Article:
One weird trick to fix TikTok
When it comes to giving users control over seeing harmful content, TikTok falls woefully short.
Okay, fine, I’ll join TikTok’s board. —Kate
You know Britney Spears’s iconic “dump him” t-shirt? Mine would say “mute them.” Mute the people whose content you don’t like, mute the words you don’t want to see. Liberal use of the “mute” button has always been my number one digital wellbeing tip, but as helpful as it’s been for me on places like Instagram and Twitter, the “mute them” mantra is no use on TikTok.
Your only opportunity to let TikTok know you’re not interested in certain content is after you’ve already been exposed to it. If a video you don’t like appears on your feed, you press down until the “not interested” button appears, which will supposedly advise the algorithm accordingly (although I’ve heard anecdotal evidence that this doesn't work very well). This solution makes sense if lack of interest is really your only issue with the content, but I am not alone in avoiding certain topics and videos for reasons well beyond personal preference—many of us avoid them because they’re detrimental to our mental health.
About a year into the pandemic, I realized I had to significantly limit how much content I consumed about the crisis if I didn’t want to spiral into days-long bouts of existential depression. Something as simple as a pessimistic tweet would fill me with a panic and fear that had no guarantee of subsiding in a timely manner. My blanket banning of the word and all related terms is what got me through Delta and Omicron (somewhat) mentally intact, but at the beginning of December’s surge, I had to stay off TikTok entirely. The app was overwhelmed with people testing positive, showing dire headlines, joking about it being March 2020 again. I had no way of knowing if the next video on my feed was going to be something that would upset me, and no way to prevent it, either, so I logged off.
There are countless other fraught topics (diet and weight loss, sex, etc.) that regularly crop up on TikTok, but the options for dealing with them are limited. In addition to hitting “not interested,” you can also tell the app to stop showing you videos that use a certain sound. This is helpful if there’s a triggering trend using that sound, but often the same sound is uploaded in many (slightly) different versions, so for this tactic to really work, you’d have to find and block all of them.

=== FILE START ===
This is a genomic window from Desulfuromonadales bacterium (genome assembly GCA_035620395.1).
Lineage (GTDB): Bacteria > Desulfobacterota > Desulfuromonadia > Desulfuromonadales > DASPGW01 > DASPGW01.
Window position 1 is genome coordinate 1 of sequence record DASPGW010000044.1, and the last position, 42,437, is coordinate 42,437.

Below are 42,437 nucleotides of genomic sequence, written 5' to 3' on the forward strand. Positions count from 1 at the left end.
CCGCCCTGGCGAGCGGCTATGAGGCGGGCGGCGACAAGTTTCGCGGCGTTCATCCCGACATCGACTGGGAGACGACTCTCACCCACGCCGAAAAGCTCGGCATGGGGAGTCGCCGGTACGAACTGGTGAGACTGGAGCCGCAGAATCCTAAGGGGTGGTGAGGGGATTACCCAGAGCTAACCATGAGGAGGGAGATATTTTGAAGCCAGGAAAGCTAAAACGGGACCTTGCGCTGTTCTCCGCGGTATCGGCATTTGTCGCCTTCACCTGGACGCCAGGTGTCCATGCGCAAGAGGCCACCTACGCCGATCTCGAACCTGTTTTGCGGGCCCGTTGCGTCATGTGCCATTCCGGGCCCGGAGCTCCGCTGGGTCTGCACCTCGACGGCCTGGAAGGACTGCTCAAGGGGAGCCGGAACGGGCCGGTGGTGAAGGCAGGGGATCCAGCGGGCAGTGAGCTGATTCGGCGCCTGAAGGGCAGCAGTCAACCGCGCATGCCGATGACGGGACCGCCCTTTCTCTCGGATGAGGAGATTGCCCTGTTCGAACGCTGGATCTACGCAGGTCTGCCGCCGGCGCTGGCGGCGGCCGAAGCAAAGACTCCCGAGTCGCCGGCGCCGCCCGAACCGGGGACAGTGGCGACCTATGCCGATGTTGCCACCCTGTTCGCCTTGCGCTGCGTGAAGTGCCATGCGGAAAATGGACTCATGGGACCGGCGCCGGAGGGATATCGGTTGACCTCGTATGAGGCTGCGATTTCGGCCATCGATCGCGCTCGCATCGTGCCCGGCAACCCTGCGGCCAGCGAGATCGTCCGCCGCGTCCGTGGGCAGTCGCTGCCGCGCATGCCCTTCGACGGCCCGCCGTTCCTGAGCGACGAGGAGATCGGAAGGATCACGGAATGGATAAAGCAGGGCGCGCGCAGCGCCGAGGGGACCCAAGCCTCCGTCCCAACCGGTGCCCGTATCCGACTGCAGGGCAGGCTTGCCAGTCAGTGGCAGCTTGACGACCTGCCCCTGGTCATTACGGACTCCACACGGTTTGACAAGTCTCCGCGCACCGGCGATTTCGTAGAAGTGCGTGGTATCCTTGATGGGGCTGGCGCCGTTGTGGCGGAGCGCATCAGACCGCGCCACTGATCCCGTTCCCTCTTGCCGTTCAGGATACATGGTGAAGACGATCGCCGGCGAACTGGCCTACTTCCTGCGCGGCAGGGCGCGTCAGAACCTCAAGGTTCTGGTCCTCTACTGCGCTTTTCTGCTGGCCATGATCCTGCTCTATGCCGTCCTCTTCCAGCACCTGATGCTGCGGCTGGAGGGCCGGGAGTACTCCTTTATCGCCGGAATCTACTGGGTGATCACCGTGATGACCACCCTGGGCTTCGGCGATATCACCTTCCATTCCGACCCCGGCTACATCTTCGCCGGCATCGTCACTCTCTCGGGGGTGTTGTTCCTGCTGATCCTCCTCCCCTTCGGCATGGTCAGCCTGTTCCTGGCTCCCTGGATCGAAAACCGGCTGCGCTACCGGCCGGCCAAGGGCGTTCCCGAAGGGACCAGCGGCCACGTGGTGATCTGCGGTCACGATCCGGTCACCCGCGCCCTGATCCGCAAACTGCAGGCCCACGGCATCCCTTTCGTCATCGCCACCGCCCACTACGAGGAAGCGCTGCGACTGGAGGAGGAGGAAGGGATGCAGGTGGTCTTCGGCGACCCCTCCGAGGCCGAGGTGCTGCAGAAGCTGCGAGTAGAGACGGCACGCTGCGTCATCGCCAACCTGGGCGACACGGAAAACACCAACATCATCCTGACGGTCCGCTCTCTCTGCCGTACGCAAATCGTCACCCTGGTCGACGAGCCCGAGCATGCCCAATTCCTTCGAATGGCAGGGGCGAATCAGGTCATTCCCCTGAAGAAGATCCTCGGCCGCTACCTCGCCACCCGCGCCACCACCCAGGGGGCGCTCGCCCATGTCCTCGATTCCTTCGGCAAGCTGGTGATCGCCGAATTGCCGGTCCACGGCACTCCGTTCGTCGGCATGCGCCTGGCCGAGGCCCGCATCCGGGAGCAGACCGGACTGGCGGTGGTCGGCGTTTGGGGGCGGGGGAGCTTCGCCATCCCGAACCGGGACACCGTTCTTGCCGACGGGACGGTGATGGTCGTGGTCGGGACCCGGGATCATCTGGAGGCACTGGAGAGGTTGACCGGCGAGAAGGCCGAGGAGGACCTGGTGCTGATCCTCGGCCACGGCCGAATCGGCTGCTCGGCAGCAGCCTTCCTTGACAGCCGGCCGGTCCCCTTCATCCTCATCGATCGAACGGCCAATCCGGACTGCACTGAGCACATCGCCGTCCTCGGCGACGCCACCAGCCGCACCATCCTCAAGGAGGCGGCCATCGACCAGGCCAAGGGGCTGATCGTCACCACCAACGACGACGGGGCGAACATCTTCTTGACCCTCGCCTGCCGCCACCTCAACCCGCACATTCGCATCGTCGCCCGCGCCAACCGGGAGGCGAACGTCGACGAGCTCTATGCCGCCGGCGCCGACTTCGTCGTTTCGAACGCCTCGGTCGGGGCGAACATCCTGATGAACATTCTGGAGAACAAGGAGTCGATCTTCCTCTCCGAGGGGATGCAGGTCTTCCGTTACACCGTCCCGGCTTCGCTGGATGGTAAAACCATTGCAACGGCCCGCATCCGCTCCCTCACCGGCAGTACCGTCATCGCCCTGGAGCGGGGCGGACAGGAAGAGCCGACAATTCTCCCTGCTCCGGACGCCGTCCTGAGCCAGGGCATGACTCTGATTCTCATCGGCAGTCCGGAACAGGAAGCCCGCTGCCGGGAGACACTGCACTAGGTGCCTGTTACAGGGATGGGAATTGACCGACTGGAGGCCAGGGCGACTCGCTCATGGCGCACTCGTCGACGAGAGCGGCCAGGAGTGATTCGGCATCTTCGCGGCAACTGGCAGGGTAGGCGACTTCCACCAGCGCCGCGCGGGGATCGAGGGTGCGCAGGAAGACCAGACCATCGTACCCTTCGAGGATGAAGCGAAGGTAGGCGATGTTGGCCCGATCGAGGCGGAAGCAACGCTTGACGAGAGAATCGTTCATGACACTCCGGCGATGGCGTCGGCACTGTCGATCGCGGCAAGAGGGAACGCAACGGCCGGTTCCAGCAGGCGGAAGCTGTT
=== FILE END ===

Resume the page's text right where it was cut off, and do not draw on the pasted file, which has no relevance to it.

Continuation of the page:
You can also search out and block creators who talk about those topics in an attempt to teach your algorithm what you’re interested in. But the safest option may be to go all-out and activate restricted mode, which limits content that may not be appropriate for all viewers.
But the fact that not wanting to see something as specific as COVID content means I have to sacrifice seeing any mature or serious content—or write off entire creators because they made one or two videos about waiting in a testing line—is, frankly, ridiculous. Especially because I know TikTok has the technology to make this process easier.
If you can follow a hashtag on TikTok (which you can), then you should be able to block it. If the app knows to put a fact-checking disclaimer on content that mentions COVID or vaccines, then it should be perfectly capable of rerouting those videos away from my FYP if I check a box telling it to. And if it can do it for COVID, then it can do it for other topics other users may want to avoid.
I’m not alone in this ask. While Googling this issue to make sure I wasn’t missing a secret setting, I came across other users asking TikTok for the same kinds of filters.
“Being able to block hashtags/keywords in the same way we can block TikToks using a certain sound would be a game changer for how I use this app,” a user named @thoughtfully.gracie wrote in a video.
So much of the magic of TikTok is that the algorithm sometimes knows us better than we know ourselves, and morphs accordingly. But for something as serious as mental health, we shouldn’t be expected to gently guide the algorithm away from what’s detrimental to us and hope it sticks. We should be able to clearly set a boundary. Otherwise, I might not see you on TikTok until after the next surge is over.